Journal of Michael Baum / Travels of an Artist

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Painting Outdoors in January


I don't love being out in the cold, especially standing in one place for hours trying to paint with frozen fingers. But on January 20, Colorado Springs was enjoying a winter warm spell (one of the joys of living along Colorado's Front Range). It was in the sixties and sunny.

I packed up my gear and headed out, meeting Dan Schultz, one of my painting buddies at Monument Creek. We hiked up the creek, enjoying the day, and finally set up our gear and dug in. I zeroed in on the stream, milky green in the winter sun, flowing below a steep cut-bank that cast deep shadows toward the creek.

The shadows fairly leapt across the creek as I painted, trying to keep up. Feeling the urgency, I stripped down to my tee shirt and laid on paint as fast as I could.  It's a problem painters often confront, adjusting the painting to reflect the changing light conditions. It's called "chasing the light." If it gets out of hand, it's a good way to screw up a nice painting. At some point, you just have to make a stand and end the chase. Being fairly new to outdoor painting, I often fall prey and chase the light way too long.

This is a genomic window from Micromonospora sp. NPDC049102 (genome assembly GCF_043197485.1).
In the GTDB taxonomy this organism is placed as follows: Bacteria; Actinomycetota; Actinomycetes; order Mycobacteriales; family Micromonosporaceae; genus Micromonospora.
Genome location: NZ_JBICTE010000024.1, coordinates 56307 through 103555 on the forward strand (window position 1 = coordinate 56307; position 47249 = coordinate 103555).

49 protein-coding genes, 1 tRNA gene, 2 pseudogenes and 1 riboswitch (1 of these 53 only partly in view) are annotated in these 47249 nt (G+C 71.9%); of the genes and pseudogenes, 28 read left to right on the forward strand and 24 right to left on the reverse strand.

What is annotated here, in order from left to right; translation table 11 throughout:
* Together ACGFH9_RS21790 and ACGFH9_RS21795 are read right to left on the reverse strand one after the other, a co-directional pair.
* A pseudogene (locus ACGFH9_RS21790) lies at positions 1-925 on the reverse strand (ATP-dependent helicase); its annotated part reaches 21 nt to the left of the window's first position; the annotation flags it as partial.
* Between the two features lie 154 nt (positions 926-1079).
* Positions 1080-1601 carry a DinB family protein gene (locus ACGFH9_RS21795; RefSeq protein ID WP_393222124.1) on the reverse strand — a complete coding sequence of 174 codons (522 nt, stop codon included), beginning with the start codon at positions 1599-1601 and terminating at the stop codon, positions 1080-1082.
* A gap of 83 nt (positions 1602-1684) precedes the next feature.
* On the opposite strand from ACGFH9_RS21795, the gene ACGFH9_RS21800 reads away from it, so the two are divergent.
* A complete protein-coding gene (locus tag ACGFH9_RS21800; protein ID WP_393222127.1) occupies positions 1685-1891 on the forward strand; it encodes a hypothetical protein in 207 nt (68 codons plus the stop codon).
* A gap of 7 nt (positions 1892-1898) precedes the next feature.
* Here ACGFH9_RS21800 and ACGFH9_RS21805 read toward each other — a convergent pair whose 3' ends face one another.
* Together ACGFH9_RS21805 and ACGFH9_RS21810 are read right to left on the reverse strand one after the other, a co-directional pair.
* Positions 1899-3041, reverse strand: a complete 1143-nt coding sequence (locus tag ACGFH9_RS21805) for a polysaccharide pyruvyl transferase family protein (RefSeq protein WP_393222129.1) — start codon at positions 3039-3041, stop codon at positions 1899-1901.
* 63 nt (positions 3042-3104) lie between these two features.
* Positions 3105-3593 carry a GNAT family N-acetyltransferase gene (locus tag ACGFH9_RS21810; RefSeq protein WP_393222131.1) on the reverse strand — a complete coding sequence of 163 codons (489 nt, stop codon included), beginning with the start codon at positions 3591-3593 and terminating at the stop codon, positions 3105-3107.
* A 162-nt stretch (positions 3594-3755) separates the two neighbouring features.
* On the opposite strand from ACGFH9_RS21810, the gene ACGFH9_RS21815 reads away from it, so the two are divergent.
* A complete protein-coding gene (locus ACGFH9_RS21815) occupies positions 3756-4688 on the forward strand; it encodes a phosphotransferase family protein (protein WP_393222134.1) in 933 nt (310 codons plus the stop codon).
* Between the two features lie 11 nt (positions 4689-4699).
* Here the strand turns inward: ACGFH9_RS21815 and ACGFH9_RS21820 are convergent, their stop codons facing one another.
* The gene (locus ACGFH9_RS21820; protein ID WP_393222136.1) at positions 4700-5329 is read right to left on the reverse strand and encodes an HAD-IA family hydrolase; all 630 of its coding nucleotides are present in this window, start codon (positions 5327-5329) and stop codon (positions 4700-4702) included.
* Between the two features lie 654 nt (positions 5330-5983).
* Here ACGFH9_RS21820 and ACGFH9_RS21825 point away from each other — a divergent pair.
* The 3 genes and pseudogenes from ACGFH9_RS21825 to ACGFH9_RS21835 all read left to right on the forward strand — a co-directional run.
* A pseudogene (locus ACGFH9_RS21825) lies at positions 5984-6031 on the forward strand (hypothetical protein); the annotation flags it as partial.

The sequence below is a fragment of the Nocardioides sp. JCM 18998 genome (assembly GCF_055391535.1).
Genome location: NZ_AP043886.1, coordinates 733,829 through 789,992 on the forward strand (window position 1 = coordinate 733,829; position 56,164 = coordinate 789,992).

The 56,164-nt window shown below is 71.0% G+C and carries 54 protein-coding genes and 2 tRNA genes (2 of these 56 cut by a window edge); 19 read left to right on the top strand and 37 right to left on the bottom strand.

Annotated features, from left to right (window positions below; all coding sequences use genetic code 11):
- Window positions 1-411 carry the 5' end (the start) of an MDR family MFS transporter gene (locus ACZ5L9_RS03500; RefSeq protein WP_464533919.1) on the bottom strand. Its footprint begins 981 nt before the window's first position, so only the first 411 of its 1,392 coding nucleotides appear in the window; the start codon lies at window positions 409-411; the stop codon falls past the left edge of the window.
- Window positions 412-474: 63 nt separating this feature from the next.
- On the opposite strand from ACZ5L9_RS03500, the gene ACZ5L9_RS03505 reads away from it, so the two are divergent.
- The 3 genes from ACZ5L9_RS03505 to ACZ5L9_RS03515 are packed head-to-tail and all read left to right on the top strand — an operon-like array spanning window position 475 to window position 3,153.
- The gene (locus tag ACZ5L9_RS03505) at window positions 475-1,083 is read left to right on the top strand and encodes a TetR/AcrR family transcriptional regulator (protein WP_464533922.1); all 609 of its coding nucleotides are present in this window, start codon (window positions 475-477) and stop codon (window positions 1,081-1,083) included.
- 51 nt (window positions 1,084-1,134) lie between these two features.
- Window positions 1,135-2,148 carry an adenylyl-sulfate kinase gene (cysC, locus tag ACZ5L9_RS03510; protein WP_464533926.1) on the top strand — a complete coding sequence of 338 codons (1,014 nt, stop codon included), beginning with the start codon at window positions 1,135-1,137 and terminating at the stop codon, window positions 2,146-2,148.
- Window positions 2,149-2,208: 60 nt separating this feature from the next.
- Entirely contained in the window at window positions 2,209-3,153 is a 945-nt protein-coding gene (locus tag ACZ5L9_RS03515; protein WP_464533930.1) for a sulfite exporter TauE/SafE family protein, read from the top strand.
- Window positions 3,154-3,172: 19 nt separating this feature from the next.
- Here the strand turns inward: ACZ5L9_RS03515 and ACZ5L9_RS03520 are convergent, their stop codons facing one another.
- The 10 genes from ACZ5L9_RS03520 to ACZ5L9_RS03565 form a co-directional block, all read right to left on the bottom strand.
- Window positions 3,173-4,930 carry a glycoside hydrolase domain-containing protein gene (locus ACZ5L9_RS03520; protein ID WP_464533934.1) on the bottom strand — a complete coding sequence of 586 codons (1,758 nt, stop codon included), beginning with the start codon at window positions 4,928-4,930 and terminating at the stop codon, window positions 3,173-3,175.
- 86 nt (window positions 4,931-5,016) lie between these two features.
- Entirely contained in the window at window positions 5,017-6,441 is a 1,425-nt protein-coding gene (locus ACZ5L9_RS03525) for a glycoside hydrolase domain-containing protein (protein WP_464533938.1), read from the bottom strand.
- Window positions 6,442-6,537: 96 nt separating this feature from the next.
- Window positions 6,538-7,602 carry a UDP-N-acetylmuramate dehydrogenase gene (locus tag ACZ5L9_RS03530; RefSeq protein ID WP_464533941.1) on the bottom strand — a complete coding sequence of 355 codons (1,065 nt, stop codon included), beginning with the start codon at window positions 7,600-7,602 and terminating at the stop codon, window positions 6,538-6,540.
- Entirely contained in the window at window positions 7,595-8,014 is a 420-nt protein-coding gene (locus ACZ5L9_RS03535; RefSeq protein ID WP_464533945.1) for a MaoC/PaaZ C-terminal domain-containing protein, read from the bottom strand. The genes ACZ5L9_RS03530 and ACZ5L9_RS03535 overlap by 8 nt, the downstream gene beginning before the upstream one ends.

We painted for about two hours. By then, the light was so changed, I had to call it a day. Times like this, it's not so much the result you get, but the act of painting itself that brings the reward. That's what it's all about.

"Along the Stream" oil, 8" x 6"

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